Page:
The eggs are incubated for 13-15 days. The chicks are blind, helpless,and downy when they hatch and are totally reliant on their parents. They stay in the nest for 14-17 days. They have two possibly three broods per season.

THE CHAFFINCH, Fringilla coelebs.

This is another beautifully coloured finch especially the male in his breeding attire. The common derives from the old English ceanffine, from ceaf meaning chaff and finne meaning a finch. { chaff derives from the old German keva meaning husk}.

Fringilla alludes to the bird being a small song bird. The species name coelebs means bachelor and alludes to the males forming flocks of their own during winter away from the females.

This species is probably one of our most common and widespread species and is certainly our most numerous finch. Unlike the goldfinch the two sexes are different in appearance and particularly so during the breeding season.

BELOW--Male chaffinch in a spring time tree.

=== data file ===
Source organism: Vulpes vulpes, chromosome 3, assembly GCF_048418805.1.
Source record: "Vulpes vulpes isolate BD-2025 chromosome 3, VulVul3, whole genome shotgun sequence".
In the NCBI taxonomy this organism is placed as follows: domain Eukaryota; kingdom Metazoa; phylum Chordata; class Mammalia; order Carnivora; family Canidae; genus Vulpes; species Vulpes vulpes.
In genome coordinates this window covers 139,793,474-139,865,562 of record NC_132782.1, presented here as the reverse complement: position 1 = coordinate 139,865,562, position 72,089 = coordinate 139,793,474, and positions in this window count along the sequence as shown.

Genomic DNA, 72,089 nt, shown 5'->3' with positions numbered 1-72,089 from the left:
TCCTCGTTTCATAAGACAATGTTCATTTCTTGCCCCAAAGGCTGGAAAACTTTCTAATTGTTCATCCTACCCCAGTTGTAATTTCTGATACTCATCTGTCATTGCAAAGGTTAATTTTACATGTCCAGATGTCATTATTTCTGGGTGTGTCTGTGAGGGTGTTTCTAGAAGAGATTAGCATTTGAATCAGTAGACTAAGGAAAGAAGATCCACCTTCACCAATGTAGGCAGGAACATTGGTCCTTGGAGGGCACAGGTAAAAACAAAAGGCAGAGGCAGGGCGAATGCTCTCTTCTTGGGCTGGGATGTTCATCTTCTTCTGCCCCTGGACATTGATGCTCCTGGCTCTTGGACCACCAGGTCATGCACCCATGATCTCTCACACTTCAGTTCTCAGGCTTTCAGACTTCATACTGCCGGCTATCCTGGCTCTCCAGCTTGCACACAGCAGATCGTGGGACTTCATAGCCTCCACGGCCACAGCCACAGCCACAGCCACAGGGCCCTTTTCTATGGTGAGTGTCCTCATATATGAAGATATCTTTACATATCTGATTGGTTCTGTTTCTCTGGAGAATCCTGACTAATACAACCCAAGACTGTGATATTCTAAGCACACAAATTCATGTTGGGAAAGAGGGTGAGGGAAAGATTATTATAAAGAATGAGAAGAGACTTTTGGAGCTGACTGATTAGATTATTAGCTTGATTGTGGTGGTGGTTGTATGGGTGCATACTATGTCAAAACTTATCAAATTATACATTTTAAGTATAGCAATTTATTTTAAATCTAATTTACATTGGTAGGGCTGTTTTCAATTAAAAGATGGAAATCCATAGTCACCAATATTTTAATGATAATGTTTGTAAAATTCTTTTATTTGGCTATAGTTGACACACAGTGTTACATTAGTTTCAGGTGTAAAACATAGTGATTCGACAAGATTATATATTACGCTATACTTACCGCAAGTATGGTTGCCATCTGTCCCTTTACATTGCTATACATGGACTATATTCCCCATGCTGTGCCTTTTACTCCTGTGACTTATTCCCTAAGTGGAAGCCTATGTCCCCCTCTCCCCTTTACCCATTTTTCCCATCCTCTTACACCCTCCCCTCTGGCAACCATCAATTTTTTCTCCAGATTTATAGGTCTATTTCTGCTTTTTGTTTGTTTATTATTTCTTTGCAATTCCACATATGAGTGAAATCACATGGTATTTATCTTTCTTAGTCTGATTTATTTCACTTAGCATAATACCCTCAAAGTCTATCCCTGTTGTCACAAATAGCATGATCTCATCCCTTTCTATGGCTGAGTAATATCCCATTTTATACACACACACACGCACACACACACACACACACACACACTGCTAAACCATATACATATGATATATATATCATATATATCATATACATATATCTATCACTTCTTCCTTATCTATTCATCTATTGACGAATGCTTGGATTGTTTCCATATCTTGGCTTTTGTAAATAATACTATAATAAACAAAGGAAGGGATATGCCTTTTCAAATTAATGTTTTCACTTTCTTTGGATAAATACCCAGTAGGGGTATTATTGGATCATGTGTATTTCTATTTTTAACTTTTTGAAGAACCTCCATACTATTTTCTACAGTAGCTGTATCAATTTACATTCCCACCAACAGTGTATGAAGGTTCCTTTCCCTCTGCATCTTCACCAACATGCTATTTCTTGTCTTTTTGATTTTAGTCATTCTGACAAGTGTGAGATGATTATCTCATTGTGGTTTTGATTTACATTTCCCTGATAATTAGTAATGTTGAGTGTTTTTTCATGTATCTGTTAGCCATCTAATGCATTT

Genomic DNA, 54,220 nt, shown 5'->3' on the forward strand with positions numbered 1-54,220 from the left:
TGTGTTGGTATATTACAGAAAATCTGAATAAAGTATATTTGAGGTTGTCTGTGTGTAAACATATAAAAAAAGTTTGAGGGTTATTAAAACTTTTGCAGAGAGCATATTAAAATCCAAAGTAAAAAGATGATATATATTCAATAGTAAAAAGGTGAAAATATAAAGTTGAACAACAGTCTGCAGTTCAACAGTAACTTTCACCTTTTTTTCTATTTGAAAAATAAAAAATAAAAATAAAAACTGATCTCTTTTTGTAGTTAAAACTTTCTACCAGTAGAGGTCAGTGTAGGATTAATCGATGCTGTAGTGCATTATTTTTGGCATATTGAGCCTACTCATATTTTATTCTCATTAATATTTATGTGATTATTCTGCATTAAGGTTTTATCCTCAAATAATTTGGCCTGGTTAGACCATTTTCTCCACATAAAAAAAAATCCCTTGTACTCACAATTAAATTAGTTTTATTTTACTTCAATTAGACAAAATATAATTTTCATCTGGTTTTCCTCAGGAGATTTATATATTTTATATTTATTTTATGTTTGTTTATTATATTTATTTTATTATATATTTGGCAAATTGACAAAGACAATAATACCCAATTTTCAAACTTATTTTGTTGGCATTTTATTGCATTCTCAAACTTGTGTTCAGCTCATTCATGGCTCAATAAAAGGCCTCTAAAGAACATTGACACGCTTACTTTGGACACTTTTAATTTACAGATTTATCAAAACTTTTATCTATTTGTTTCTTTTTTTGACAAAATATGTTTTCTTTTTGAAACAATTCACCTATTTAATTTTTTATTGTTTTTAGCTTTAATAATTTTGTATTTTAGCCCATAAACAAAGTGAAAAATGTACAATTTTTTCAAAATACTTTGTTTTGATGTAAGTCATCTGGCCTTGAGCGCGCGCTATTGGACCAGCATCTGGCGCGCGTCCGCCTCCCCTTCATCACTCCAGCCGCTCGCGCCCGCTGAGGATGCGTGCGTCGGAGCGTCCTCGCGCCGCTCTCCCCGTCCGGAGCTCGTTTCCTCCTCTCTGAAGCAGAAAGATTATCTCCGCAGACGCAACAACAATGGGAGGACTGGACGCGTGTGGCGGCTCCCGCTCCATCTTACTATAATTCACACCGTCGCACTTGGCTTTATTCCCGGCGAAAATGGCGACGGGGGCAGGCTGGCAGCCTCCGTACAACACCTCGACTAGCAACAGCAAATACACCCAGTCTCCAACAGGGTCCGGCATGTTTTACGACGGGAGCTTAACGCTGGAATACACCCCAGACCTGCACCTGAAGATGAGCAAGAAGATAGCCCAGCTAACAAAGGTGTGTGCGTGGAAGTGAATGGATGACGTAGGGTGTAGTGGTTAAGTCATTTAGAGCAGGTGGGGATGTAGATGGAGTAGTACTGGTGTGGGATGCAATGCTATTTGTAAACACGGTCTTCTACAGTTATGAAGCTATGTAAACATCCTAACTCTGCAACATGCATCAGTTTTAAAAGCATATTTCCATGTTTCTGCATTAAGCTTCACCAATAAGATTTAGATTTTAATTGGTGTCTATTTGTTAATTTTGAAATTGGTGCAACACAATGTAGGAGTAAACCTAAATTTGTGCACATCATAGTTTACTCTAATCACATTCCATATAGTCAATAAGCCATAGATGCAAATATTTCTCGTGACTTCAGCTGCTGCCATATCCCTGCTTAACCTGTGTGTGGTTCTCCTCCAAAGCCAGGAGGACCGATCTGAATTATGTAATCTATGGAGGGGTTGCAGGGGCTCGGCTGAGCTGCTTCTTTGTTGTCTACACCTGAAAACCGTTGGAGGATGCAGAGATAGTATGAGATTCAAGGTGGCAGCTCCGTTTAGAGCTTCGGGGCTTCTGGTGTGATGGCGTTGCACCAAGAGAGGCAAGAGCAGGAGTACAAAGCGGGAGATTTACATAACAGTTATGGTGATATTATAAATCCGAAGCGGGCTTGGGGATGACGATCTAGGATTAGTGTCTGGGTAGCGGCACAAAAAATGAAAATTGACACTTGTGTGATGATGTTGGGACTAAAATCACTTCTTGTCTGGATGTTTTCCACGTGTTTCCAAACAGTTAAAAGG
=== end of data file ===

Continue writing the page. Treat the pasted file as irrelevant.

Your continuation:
Photograph by Dal

CHAFFINCH DESCRIPTION

Both sexes have white on their wings and tail. The males' face and breast are pinkish, mauve, or even brick red. The crown, nape and upper body are grey blue. The rest of the upper parts are darkish green,grey and rich brown. The brighter colours are beneath. The female is slightly smaller than the male and, as is the case with many species of birds, much duller in her plumage colour. This helps to keep her well camouflaged during the nesting season, when much of her time is spent incubating her eggs.

She is a mixture of muted greys,browns, olives and green. The overall appearance is generally a greenish brown. However, when in flight the white on her wings and tail make her recognizable.